She may never know the impact she has had on health care in America. Her name is Gulina Brown; and, when she sought care for the pregnancy and delivery of her fourth child, Peter Christopher, she received that care directly from a nurse-midwifery student who is now reflecting on that experience. One would like to believe that Ms. Brown was not sensing the nervousness of the student, that she was not amused or annoyed by the compulsive thoroughness of this novice, or that she was not at all concerned about the student's inexperience. But, she most likely was. She had been here before. She was a woman using the public health care system, and she knew that along with this system came the trainees and the novices. Yet, she never expressed concern. She was patient with the apprentice's deliberateness; she was friendly in their interactions; and most effectively, she showed confidence in the ability of this novice to assist her in the care of herself and her baby. This student may have been helping her in some way, but more to the point, she was teaching the learner. She was, in the process of having her fourth child, actually giving birth twice—once to the newest member of her family and once to a young nurse-midwife about to launch into a career.
Ms. Brown is one of the thousands of individuals in the United States who each year have their health care delivered by a sea of novices. Whether it is nurse-midwifery students, junior surgical residents, medical-surgical nursing students, or third-year medical students, there are many individuals training for the health care professions who would not have a career were it not for Gulina Brown and people who, like her, willingly, or in many cases unknowingly, receive their care from those just starting in their careers. People receiving health care within the public system are, for the most part, the source of experience for professionals in training.
Certainly, this health care educational system is a two-way street. The people who receive care within this structure are for the most part receiving free care, and, arguably, some of the best care this world has to offer. At the same time, however, they are offering much to this system. They are the foundation on which health care in America stands. Yet, the credit they receive or the acknowledgment they garner is minimal. Indeed, these individuals are often criticized, admonished, or categorized, with expressions such as “welfare person” or “clinic patient” being tossed around with little thought to the implications of these labels. The respect and gratitude that clients in the public health care system should receive for their role in health care delivery in the United States seldom has been recognized or offered.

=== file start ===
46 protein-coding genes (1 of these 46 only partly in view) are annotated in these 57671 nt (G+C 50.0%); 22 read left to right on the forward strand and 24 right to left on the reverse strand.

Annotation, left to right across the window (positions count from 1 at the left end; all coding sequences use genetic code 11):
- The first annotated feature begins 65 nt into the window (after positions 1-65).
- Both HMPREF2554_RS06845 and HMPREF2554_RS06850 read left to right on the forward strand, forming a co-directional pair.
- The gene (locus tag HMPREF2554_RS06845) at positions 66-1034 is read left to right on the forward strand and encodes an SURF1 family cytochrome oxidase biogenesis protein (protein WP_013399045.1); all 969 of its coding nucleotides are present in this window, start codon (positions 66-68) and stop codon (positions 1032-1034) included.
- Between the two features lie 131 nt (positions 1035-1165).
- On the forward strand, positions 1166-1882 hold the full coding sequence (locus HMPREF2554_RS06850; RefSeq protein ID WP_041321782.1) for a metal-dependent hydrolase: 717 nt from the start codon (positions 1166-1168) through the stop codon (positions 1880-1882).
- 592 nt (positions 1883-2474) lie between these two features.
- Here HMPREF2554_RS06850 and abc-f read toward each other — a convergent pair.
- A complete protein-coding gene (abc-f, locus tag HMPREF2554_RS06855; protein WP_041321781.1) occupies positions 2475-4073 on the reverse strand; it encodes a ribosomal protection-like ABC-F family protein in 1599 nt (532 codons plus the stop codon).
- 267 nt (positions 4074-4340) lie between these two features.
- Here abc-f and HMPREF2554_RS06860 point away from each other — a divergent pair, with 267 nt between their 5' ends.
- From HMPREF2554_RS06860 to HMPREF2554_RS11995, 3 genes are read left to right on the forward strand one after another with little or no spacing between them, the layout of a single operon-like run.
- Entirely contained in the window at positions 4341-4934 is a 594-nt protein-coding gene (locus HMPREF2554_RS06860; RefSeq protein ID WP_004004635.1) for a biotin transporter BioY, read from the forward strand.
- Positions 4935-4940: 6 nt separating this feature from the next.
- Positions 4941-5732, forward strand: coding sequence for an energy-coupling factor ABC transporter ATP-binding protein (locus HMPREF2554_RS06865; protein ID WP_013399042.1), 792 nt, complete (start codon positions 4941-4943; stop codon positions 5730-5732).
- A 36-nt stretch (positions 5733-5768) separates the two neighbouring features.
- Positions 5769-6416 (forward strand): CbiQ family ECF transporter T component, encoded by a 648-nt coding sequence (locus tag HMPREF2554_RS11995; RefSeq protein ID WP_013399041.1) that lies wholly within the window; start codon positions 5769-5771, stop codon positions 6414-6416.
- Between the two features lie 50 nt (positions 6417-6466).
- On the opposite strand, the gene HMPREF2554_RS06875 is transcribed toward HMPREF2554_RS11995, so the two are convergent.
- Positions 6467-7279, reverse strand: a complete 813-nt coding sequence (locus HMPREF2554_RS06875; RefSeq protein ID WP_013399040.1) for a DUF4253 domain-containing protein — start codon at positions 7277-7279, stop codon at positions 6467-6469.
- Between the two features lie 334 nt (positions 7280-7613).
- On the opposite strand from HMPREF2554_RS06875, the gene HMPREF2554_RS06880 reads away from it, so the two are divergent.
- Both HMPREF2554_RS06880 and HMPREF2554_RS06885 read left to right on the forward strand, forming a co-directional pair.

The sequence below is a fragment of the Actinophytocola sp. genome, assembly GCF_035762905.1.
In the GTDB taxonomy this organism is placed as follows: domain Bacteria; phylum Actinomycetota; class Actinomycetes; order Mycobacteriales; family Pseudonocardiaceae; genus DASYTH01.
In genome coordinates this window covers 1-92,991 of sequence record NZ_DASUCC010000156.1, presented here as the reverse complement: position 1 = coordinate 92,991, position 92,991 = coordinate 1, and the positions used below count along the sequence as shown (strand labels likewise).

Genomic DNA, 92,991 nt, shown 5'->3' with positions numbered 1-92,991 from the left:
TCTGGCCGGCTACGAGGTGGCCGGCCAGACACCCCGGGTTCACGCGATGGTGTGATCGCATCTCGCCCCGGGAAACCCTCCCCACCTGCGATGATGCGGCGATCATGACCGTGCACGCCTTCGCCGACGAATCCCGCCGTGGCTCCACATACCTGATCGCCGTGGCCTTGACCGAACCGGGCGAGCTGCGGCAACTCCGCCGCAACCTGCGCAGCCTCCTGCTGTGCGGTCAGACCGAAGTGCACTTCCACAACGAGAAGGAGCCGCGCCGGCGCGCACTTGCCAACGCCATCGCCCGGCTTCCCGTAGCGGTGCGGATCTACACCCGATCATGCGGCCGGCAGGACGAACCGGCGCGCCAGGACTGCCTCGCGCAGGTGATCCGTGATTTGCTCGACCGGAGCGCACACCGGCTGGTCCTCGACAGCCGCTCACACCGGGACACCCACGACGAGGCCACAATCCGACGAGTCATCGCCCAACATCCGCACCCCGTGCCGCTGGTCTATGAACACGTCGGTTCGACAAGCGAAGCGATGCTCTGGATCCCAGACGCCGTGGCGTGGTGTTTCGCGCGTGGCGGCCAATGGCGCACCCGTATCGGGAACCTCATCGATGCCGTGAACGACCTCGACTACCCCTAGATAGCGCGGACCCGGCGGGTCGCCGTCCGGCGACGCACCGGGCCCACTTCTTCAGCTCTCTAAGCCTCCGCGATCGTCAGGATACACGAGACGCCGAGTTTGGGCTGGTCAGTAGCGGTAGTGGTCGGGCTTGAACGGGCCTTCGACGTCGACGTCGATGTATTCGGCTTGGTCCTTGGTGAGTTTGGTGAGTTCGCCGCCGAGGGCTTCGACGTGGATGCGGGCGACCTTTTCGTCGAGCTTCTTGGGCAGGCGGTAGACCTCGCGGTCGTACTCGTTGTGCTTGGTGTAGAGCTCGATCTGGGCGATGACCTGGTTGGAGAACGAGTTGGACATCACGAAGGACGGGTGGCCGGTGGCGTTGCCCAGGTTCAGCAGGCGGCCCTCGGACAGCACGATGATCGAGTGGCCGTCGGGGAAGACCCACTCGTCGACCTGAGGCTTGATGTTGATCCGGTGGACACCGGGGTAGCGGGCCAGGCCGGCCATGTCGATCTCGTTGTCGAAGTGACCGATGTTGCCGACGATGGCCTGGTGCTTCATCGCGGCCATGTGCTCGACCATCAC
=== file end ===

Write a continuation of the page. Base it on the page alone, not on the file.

There are many issues that could arise from this reflection. When medical students are introduced as “Doctor So-and-So,” is that informed consent for the client receiving care? When whole clinic populations are enlisted into research studies without individual solicitations of consent, is that ethical? And when beginning practitioners take their first jobs in public health care systems so that they can gain the experience they perceive to be necessary before opening a private practice, is this fair and equal distribution of health care across society? Certainly, these questions need to be addressed; but answering them is less a tribute to those receiving public health care in America and more a critical assessment of the system as it currently exists. No matter what the structure, health care professionals need to reflect on those individuals upon whose collective back rests the system of health care delivery in America, and we need to respect and thank them for their contributions.
So thank you, Gulina Brown. I was the student who had the honor and pleasure to work with you and learn from you. Thank you for believing in me, for trusting me, for training me, and for doing this with so much on the line—the health of you and your baby. As we re-examine health care in this country, I can only hope that among the voices of political lobbyists, insurance and pharmaceutical companies, medical societies, nurses' associations, and the hospital industry, we hear your voice and the voices of those like you on whom so much of health care relies. For without you, midwifery care in America—indeed, health care in America—would not be recognized for all of the accomplishments in caring for others that have occurred.
Unlike the recipients of many editorial tributes, Gulina Brown is not being eulogized, but is very alive and quite well. She remains one of the individuals 1 respect most in the world. As is true with most midwives recalling their first few attended births, I will never forget Gulina and the experience we shared together. I could have had no better teacher. Today, she is the hard-working mother of six children and the grandmother of one. Her fourth child, Peter, is in school and doing great. Now that is the public health care system and nurse-midwifery education at their best.